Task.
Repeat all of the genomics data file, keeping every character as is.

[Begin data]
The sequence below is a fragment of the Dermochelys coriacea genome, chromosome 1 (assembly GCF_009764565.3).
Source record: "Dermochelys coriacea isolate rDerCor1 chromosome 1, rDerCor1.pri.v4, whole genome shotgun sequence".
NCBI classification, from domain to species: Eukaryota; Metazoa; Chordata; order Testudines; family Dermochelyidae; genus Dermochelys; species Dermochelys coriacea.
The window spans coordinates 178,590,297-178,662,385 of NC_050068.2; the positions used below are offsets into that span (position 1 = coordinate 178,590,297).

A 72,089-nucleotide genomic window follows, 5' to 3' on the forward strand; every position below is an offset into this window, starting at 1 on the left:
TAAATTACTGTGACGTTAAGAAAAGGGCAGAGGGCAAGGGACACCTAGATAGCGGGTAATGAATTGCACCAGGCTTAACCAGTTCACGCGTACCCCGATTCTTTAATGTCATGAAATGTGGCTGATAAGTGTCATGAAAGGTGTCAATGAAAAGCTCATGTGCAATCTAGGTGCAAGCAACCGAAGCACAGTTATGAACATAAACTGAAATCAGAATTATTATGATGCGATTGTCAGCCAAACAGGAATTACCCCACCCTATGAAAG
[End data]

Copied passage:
The sequence below is a fragment of the Dermochelys coriacea genome, chromosome 1 (assembly GCF_009764565.3).
Source record: "Dermochelys coriacea isolate rDerCor1 chromosome 1, rDerCor1.pri.v4, whole genome shotgun sequence".
NCBI classification, from domain to species: Eukaryota; Metazoa; Chordata; order Testudines; family Dermochelyidae; genus Dermochelys; species Dermochelys coriacea.
The window spans coordinates 178,590,297-178,662,385 of NC_050068.2; the positions used below are offsets into that span (position 1 = coordinate 178,590,297).

A 72,089-nucleotide genomic window follows, 5' to 3' on the forward strand; every position below is an offset into this window, starting at 1 on the left:
TAAATTACTGTGACGTTAAGAAAAGGGCAGAGGGCAAGGGACACCTAGATAGCGGGTAATGAATTGCACCAGGCTTAACCAGTTCACGCGTACCCCGATTCTTTAATGTCATGAAATGTGGCTGATAAGTGTCATGAAAGGTGTCAATGAAAAGCTCATGTGCAATCTAGGTGCAAGCAACCGAAGCACAGTTATGAACATAAACTGAAATCAGAATTATTATGATGCGATTGTCAGCCAAACAGGAATTACCCCACCCTATGAAAG